The Letters of William Cullen Bryant, Bind 3
Fordham Univ Press, 1975 - 474 sider
This is the only collection ever made of Bryant's letters, two-thirds of which have never before been printed. Their publication was foreseen by the late Allan Nevins as "one of the most important and stimulating enterprises contributory to the enrichment of the nation's cultural and political life that is now within the range of individual and group effort."
William Cullen Bryant (1794-1878) was America's earliest national poet. His immediate followers-Longfellow, Poe, and Whitman-unquestionably began their distinguished careers in imitation of his verses. But Bryant was even more influential in his long career as a political journalist, and in his encouragement of American art, from his lectures at the National Academy of Design in 1828 to his evocation of the Metropolitan Museum of Art in 1870. Between the appearance of his first major poem, "Thanatopsis," in 1817, and his death sixty-one years later at the age of eighty-three, Bryant knew and corresponded with an extraordinary number of eminent men and women. More than 2,100 of his known letters have already been recovered for the present edition.
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Retrospections and Projections 18501852 LETTERS 713 to 809
Voyage to the East 18521853 LETTERS 810 TO 837
Tumults of the Noisy World 18531857 LETTERS 838 to 973
A Sea Change and Spain 1857 LETTERS 974 to 1006
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ADDRESS Algiers American answer appearance arrived asked beautiful brought Bryant building called carried church close Dear early English entered fields four Frances French friends give green ground half hand head hear heard hill hope hour island Italy John journey Julia kind ladies land leave letter light live look Madrid MANUSCRIPT March morning mountains never night NYPL-GR o'clock Paris party passed persons planted Post present probably published reached received rest road Roslyn seemed seen sent side soon Spain Spanish stand steamer stopped streets thing thought told took town travelling trees turned United Unrecovered village walking walls week wife wind wish women write wrote York young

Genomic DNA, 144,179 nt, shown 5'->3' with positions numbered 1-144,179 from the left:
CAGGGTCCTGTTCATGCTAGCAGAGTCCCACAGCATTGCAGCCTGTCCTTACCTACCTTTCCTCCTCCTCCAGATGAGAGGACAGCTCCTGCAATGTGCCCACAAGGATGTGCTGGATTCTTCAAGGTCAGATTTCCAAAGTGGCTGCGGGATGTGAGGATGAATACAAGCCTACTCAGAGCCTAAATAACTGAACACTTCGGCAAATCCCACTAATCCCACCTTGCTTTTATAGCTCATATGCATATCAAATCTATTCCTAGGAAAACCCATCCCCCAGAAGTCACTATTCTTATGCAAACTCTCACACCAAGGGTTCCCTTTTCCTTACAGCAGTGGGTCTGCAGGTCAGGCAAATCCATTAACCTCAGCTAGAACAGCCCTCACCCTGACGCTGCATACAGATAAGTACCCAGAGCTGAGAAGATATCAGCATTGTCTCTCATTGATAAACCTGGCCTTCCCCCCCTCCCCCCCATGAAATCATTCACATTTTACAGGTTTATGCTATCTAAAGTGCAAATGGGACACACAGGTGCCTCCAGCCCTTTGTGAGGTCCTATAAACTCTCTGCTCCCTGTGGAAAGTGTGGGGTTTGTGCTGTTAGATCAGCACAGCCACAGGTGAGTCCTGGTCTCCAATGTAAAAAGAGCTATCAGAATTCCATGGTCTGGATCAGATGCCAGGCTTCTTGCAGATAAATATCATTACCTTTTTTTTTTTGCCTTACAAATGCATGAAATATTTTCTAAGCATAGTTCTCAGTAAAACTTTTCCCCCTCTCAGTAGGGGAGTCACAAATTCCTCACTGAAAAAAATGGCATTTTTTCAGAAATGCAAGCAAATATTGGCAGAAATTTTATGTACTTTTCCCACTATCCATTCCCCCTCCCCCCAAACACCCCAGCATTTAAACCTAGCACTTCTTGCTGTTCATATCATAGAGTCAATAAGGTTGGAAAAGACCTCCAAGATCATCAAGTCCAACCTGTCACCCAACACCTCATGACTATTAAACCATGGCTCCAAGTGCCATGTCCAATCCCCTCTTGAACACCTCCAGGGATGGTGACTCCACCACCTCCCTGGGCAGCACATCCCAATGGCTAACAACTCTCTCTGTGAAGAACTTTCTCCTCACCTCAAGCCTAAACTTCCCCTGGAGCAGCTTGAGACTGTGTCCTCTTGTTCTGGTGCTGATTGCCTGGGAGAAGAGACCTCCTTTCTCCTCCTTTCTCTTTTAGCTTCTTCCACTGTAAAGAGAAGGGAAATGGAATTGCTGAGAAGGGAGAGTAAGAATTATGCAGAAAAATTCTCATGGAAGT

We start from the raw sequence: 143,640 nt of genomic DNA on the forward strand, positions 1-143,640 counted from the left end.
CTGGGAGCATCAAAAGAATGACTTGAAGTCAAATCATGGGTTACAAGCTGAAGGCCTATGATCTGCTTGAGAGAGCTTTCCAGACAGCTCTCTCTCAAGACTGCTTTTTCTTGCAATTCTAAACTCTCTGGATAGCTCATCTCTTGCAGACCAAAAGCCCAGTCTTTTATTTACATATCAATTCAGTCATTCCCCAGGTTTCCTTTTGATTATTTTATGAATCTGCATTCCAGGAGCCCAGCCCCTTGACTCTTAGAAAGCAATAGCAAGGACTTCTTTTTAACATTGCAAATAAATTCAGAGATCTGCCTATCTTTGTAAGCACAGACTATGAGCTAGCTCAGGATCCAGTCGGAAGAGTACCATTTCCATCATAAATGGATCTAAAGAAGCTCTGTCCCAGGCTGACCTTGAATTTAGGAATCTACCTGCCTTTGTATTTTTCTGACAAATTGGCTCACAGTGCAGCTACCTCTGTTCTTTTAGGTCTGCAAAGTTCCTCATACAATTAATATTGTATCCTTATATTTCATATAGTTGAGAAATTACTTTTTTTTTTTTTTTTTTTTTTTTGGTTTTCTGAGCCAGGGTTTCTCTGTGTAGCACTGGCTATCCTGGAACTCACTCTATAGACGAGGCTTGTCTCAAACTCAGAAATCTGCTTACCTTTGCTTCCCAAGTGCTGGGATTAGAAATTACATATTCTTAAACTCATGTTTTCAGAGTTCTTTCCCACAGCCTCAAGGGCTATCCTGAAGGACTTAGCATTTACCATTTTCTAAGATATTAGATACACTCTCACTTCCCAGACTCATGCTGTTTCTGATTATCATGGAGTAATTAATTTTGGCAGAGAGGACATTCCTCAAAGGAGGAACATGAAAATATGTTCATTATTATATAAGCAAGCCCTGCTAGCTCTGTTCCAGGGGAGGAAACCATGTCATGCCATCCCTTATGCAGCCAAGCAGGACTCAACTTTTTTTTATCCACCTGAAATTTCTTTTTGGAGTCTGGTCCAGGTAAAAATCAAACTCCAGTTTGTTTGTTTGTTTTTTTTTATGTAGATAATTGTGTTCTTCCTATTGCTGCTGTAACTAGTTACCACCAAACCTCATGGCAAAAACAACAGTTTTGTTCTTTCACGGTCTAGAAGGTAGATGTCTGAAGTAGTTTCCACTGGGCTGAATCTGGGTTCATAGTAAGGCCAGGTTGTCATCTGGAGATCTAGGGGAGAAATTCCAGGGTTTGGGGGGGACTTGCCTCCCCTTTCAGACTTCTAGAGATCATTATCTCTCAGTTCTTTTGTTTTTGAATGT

Side 20 - The girls of various ages, who are employed at the spindles, had, for the most part, a sallow, sickly complexion, and in many of their faces I remarked that look of mingled distrust and dejection which often accompanies the condition of extreme, hopeless poverty. 'These poor girls,' said one of our party, 'think themselves extremely fortunate to be employed here, and accept work gladly. They come from the most barren parts of Carolina and Georgia, where their families live wretchedly, for hitherto...
Side 21 - The buildings are erected here more cheaply," he continued; "there is far less expense in fuel, and the wages of the work-people are less. At first, the boys and girls of the ' cracker' families were engaged for little more than their board ; their wages are now better, but they are still low. I am about to go to the North, and I shall do my best to persuade some of my friends, who have been almost ruined by this Southern competition, to come to Augusta and set up cotton mills.